Muslim Georgians. Pankisi Gorge, 2009.

When I called a father-in-law of one of the women who purportedly left Georgia to join fighters in Syria (along with a relative), he shouted angrily, saying that the “girls are simply” in Turkey, and that the gossip must stop.

“Don’t call here again, they are working there, hanging up now,” Merab said. I didn’t buy it. There was something distinctly unconvincing about his reply.

Historically a tolerant country, Georgia is slowly embarking on the path of ISIS. Muslims consist of at least 10% percent of the former Soviet state’s population, and have lived peacefully in the primarily Orthodox country for generations.

But, as more than a hundred young Georgian men are said to be fighting in Syria, women, and young girls appear to be following suit.

The Georgian ISIS idol is a ginger-bearded general, a local from this region named Tarkhan Batirashvili’who renamed himself ‘Omar al-Shishani’. One of the most feared jihadists in the Middle East, Al-Shishani is reported to have recently been killed in Iraq, although his home village residents deny the claim.

A recent story, involving the aformentioned father-in-law, which received attention from Georgian media, is that of Elmira Suleymanova and Diana Gharibova, two women in their late twenties, who were confirmed to have crossed the border into Turkey.

What was noteworthy about their departure from their homes, in Kharajala, in eastern Georgia, was that they left their children behind, along with notes for their families to look after them.

Neither of them were in difficult personal or financial situations. But they both suddenly became devout followers of Islam. It is unknown whether they managed to reach their destination.

“It’s a catastrophe what is going on today,” Imran Ayvazov, of the Caucasus Muslim Rights Union said in an interview on Rustavi 2 this month.

“We must find those who influence women with children and young women to commit such acts. Who is zombying them? Those websites must be banned!”

In a similar situation, the news about 17 year-old Rumisa spread quickly around Georgia, following reports that the young girl had missed school, and had followed her husband to Syria. He had already been fighting there for a year.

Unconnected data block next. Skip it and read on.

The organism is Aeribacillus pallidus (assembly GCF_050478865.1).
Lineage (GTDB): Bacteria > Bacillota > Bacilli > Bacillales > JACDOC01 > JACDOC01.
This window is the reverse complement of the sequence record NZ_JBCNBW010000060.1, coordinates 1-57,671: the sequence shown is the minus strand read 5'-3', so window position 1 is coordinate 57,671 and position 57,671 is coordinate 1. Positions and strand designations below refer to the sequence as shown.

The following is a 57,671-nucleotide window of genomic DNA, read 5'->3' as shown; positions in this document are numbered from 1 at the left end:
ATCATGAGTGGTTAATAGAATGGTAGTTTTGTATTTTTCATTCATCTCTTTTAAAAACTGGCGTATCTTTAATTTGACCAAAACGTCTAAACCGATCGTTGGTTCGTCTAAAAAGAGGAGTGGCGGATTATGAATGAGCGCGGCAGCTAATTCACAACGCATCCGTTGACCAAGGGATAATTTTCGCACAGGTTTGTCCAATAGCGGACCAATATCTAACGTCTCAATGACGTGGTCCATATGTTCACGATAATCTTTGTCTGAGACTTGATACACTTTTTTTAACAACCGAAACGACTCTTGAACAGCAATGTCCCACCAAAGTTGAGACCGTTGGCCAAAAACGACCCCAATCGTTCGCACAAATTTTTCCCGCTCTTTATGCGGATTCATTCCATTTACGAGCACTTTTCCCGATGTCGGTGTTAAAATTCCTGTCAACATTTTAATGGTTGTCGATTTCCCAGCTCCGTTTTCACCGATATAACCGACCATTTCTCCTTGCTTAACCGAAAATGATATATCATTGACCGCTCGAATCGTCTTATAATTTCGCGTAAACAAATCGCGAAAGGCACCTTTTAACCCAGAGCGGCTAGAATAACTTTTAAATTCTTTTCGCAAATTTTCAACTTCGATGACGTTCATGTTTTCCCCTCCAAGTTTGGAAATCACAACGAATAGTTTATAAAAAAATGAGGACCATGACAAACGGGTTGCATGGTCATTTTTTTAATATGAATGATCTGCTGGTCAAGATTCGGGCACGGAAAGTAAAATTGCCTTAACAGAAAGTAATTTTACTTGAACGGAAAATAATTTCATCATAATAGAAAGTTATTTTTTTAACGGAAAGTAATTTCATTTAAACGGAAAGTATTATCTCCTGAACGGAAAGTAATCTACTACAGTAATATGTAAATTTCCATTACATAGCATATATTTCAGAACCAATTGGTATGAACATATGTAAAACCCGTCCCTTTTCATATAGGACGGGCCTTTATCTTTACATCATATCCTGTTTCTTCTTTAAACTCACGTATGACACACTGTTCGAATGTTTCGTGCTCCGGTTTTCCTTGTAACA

Rumisa’s trip may be legal, as she had permission from both parents to leave the country, an official from the Interior Ministry commented. But it was hard not to see her as yet another ISIS bride, albeit one from Georgia.

Duisi, Georgia. May 2009.

Duisi, Georgia. May 2009.

Why Georgia? One expert in North Caucasus issues, who refused to be named, told me that the heavily Chechen Pankisi Gorge area is popular for Muslim bride dealing. “She was married off to a fighter of course, arranged by the parents,” he said.

Since the first Chechen war in the mid-1990s, the Pankisi area has been full of Chechen radicals, seeking refuge from Russian forces. Some figures estimate Chechens to make up over 70% of the population.

A local Imam, explained that local women, especially young ones, are not treated badly by the community, and that no one is forcing them to go off and marry fighters. He said that he would not comment on the participation of the local youngsters in the atrocities in Syria.

I challenged a local youngster to tell me more about Rumisa’s departure. He responded by defending it as an act of tradition, as a marriage very common in the region. Unsurprisingly, a recently published report states that a significant number of young Muslim girls in the region marry at a very early age, irrespective of where they live, in the city or rural areas, and their class status. Age fifteen is quite common.

This fits the demographic of the young Georgian jihadists, headed off to fight in Syria. Recently, for example, two local schoolboys, aged 16 and 18, disappeared, only to email their whereabouts to their parents, finally, that they had reached Syria.

During a recent visit to Georgia, US Lieutenant- General Ben Hodges said that when it comes to the challenges like ISIS, we need diplomatic pressure, economic pressure, that Georgia has to compete in the information space and have strong military. This may be true, but clearly there are other factors at play, which neither the people I spoke to, nor studies of the Georgian Muslim community like the one I looked at, seem to convey.

The government has done little to stem the tide. It also tends to ignore the frequent violation of human rights which taken place in the country, when it comes to tolerating early marriages for young girls, especially amongst ethnic minorities. A high number of reports have been filed in Georgia, indicating that thousands of girls aged 13 to 15 stop attending school, in order to be married. Though illegal, there is very little the government can do to stop it.

It’s not unreasonable to imagine what community these young girls come from, and what might happen to them. That much is clear. The question is what kinds of conditions are compelling their families to sell them off, and whether this is a consequence of discrimination, or economic circumstances, taken advantage of by Islamic conservatives, from abroad.

The following note was passed on to me, written by a student from Pankisi for a local news blog, which relies on stories written by kids in the area, about their community, and friends. For obvious reasons, the moderator found it inappropriate to publish.

“The religion of Pankisi is Islam. Muslims go to do Jihad. Nowadays, Jihad is in Syria. Teenagers from Pankisi go to Syria to do Jihad. They think that it is the right way. A lot of teenagers died in Syria for Allah. They think that when they die in Jihad they will go to heaven. They fight against Assad soldiers. The mojahids are from all over the world, including from Pankisi.”

 Photographs courtesy of Scott McDonough. Published under a Creative Commons license.